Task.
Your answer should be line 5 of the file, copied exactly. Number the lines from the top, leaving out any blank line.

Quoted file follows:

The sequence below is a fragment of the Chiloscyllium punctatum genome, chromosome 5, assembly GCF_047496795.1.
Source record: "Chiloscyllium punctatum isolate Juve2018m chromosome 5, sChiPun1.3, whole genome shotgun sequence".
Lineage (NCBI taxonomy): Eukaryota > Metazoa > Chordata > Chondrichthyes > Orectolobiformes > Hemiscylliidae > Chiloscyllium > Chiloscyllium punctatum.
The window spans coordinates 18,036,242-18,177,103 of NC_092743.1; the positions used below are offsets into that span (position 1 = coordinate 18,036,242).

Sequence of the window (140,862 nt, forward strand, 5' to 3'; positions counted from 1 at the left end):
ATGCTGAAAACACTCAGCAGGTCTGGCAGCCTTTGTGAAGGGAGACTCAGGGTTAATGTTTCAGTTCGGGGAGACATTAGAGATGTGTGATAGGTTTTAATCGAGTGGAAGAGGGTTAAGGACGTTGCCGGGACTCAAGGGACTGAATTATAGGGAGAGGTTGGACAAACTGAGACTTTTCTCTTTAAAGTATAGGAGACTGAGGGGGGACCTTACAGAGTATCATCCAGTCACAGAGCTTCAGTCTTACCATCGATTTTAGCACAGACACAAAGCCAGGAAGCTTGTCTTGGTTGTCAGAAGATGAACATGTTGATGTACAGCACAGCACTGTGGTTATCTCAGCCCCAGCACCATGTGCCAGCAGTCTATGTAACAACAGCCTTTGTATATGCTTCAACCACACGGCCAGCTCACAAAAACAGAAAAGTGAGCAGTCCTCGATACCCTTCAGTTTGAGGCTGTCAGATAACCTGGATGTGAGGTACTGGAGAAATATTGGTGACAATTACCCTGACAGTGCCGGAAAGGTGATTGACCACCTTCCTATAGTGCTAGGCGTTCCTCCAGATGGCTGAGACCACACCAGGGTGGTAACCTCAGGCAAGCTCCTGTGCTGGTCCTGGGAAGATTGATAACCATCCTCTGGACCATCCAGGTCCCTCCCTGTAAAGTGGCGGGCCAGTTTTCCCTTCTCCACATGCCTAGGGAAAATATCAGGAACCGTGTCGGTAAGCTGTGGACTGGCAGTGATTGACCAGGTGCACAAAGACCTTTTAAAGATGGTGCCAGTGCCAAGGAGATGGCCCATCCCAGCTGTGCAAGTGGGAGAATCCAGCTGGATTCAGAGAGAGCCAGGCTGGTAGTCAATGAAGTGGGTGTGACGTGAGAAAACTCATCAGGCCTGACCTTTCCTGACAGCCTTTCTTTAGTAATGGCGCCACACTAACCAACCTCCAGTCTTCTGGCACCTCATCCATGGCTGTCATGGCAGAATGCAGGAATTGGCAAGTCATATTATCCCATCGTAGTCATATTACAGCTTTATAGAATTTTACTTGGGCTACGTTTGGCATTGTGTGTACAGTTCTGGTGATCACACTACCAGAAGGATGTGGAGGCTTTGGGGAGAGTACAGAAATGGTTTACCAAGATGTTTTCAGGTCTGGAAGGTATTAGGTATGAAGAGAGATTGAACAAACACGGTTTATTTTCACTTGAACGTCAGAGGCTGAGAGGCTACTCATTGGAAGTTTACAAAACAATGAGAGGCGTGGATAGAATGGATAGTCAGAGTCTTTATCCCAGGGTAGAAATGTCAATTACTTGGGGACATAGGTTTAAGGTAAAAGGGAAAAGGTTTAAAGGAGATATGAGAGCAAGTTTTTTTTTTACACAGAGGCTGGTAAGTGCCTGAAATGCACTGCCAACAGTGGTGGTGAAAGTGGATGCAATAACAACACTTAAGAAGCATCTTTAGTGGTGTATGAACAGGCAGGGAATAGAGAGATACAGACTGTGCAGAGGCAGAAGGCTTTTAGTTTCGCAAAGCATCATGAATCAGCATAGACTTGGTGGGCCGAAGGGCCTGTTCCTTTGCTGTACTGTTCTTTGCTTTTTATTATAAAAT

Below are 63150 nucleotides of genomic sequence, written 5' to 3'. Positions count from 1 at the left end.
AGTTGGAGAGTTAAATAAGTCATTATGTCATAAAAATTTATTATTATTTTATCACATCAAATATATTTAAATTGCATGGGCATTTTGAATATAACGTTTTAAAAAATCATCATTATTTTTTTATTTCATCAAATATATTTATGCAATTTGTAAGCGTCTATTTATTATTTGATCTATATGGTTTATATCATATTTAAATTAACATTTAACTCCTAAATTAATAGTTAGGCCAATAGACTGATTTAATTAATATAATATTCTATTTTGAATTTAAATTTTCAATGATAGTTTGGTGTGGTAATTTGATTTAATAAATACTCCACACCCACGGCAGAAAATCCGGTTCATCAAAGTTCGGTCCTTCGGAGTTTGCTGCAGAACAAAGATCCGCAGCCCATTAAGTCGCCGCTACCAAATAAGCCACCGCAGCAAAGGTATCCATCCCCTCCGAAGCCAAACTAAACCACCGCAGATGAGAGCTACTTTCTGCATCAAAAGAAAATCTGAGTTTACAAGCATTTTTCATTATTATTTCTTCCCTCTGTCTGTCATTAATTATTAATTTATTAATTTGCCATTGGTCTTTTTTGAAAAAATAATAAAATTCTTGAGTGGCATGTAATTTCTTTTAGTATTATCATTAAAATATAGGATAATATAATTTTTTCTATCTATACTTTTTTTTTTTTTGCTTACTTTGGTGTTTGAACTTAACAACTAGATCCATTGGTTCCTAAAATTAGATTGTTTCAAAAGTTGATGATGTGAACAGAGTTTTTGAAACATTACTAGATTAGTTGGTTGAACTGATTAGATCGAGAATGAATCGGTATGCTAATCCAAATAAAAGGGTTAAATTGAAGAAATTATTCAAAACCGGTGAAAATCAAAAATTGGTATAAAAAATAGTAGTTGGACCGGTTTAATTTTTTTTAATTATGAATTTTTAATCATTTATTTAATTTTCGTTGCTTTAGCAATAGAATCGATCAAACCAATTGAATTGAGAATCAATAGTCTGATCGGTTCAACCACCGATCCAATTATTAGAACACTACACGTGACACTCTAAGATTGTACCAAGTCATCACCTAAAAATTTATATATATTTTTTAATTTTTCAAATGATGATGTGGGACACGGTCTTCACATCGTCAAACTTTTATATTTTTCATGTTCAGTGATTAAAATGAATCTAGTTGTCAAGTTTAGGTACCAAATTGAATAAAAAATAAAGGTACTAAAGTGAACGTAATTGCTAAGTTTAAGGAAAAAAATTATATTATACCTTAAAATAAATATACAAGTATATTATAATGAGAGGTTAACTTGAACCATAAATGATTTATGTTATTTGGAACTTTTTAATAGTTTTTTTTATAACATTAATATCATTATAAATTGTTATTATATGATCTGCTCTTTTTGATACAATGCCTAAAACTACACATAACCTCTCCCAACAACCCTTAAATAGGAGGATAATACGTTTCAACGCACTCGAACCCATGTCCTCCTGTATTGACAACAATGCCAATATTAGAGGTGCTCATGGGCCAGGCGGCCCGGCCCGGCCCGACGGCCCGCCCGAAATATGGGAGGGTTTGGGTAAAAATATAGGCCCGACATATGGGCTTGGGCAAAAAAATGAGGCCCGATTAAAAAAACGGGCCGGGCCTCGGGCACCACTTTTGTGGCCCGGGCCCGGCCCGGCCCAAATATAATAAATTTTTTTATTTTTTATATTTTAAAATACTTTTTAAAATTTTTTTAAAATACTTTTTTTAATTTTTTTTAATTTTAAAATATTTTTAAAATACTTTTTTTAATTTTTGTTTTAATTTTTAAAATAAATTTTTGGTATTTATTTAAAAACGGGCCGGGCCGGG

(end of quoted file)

Sequence of the window (140,862 nt, forward strand, 5' to 3'; positions counted from 1 at the left end):